Kim Stanley Robinson’s latest novel Red Moon is set in 2147: humanity, and in fact mostly China, has started to develop the Moon, largely as a mining concern, although its surface remains uninhabitable with no prospect of that changing any time soon. It begins when American citizen Fred Fredericks attempts to deliver a quantum phone to a Chinese diplomat called Chang Yazu only for both of them to collapse. Chang dies and Fred’s blamed for his murder. To get him off the Moon quickly and inconspicuously, a local official asks Ta Shu, an elderly videoblogger visiting the Moon for his travel show, to take Fred on as part of his crew; which he does, along with a young woman who’s managed to get pregnant despite this being illegal on the satellite. The young woman, Qi, also turns out to be a political case, being the daughter of a high-ranking politician and a favourite with China’s dispossessed working class. So begins a kind of cat-and-mouse game, Fred and Qi trying to stay ahead of the faction of the Chinese government who wanted Chang dead in the first place, bouncing to and from the Moon while a workers’ uprising brews and a transfer of power approaches in the Communist Party.
It’s a novel that doesn’t seem to achieve very much compared to the soaring ambition of work like New York 2140 and Aurora, but that’s not my main beef with it. Put simply: this is a book about China. Actually not just about China; it purports to present China from an insider’s perspective (namely Ta Shu’s, and occasionally Qi’s), its national philosophy, its thought, the way its people feel about their country and their government. All this from a white American author who has visited China – by his own admission – twice, and once only for 72 hours.
Like. If I’m going to read about China, I’d much rather read about it from an actual Chinese author: in an anthology like Broken Stars, a novel like Madeleine Thien’s Do Not Say We Have Nothing or Chen Qiufan’s Waste Tide – simply because white authors writing about non-white cultures give publishers an excuse not to publish non-white authors. And because, not being Chinese, I have no idea whether Robinson’s ideas about China are accurate or just convenient fictions.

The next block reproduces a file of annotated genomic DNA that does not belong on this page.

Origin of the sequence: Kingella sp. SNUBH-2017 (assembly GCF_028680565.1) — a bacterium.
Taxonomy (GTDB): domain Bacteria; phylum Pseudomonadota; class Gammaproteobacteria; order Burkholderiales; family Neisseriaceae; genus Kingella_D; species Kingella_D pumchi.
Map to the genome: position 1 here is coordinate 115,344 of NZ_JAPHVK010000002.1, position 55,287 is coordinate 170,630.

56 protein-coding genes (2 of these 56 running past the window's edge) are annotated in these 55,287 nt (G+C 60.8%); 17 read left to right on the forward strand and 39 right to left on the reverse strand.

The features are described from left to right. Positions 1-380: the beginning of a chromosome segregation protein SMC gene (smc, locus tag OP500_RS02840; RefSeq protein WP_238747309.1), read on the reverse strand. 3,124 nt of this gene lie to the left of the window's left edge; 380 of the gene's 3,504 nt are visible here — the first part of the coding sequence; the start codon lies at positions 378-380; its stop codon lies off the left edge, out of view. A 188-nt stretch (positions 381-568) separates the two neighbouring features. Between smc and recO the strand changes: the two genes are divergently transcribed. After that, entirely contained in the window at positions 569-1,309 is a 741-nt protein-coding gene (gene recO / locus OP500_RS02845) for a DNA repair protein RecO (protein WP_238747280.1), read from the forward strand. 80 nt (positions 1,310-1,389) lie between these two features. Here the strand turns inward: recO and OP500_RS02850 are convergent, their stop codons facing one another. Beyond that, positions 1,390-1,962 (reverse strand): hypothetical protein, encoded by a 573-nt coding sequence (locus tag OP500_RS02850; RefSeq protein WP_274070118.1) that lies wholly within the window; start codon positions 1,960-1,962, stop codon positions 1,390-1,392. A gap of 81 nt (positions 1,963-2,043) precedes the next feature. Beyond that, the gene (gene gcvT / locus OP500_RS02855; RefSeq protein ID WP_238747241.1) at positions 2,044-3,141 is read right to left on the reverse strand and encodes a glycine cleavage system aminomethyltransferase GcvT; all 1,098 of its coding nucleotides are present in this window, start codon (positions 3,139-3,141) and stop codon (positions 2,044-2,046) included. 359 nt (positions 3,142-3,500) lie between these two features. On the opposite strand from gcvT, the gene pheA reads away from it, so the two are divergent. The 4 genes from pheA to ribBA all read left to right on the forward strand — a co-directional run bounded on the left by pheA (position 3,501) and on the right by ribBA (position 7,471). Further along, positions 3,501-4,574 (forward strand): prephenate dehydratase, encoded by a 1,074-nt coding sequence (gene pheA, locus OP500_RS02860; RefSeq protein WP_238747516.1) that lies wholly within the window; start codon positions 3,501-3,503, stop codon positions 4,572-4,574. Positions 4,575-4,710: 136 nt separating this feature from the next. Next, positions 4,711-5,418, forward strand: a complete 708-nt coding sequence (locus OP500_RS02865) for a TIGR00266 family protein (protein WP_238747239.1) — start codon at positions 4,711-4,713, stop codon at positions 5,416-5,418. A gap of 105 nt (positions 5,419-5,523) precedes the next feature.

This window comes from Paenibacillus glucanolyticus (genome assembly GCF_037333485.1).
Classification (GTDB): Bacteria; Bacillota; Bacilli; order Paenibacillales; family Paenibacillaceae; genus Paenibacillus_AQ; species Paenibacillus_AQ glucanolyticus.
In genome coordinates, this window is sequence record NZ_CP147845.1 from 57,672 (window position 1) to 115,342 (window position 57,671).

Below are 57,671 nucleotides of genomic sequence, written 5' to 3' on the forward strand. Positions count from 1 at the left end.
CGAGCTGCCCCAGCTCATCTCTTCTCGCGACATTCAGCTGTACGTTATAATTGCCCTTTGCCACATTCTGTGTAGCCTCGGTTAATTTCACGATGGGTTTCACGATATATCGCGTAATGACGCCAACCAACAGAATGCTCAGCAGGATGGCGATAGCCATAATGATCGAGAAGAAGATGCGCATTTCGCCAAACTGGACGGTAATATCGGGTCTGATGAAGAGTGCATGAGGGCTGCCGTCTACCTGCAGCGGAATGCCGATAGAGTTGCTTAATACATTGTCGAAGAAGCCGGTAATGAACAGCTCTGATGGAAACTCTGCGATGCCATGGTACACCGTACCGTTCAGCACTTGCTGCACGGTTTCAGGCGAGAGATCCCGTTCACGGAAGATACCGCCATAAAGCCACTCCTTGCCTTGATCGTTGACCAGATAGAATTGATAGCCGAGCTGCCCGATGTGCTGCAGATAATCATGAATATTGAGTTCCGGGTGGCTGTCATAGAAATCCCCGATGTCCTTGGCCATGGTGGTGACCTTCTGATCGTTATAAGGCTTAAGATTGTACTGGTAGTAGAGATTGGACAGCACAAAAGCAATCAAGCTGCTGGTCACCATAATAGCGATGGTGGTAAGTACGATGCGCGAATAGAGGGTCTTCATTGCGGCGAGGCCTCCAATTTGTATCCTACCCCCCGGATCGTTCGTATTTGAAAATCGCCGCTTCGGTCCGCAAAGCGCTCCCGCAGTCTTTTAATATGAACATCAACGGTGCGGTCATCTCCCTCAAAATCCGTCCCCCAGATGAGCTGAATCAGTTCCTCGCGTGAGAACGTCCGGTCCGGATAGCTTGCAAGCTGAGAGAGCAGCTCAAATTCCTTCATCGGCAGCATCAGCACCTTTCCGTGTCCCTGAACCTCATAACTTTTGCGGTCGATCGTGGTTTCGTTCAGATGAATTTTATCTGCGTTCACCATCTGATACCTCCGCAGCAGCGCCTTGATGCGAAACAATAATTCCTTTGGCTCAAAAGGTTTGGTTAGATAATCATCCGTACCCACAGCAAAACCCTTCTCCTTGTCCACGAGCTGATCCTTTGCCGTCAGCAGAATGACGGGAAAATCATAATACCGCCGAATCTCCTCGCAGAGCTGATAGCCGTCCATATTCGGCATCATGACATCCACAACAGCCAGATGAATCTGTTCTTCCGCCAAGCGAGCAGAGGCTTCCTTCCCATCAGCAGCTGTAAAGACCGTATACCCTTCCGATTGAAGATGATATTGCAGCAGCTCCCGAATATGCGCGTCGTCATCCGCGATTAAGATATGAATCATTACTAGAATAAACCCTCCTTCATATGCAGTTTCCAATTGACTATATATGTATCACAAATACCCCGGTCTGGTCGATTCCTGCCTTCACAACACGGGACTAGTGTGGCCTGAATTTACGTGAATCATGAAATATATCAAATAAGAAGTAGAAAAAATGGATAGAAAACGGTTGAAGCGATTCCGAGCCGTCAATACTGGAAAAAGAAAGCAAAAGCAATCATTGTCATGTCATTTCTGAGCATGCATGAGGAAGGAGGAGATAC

It’s pretty clear to me that Red Moon is set in the same world as New York 2140: the forming of that novel’s Householder’s Union, and the subsequent federalising of America’s banks, is an important backdrop to the political rumblings in Red Moon. And one of New York 2140‘s big ideas is that the particular both is and is not a good stand-in for the general: that New York’s particular plight both should and should not be taken as a representation of the plight of the rest of the world. So perhaps Red Moon is meant to complicate the picture of the world we get from New York 2140; another example to make the particular more general. Which is interesting! I enjoy following themes and conversations through an author’s work. But I can’t help thinking there was a better way of doing it than writing about a culture Robinson’s never really experienced.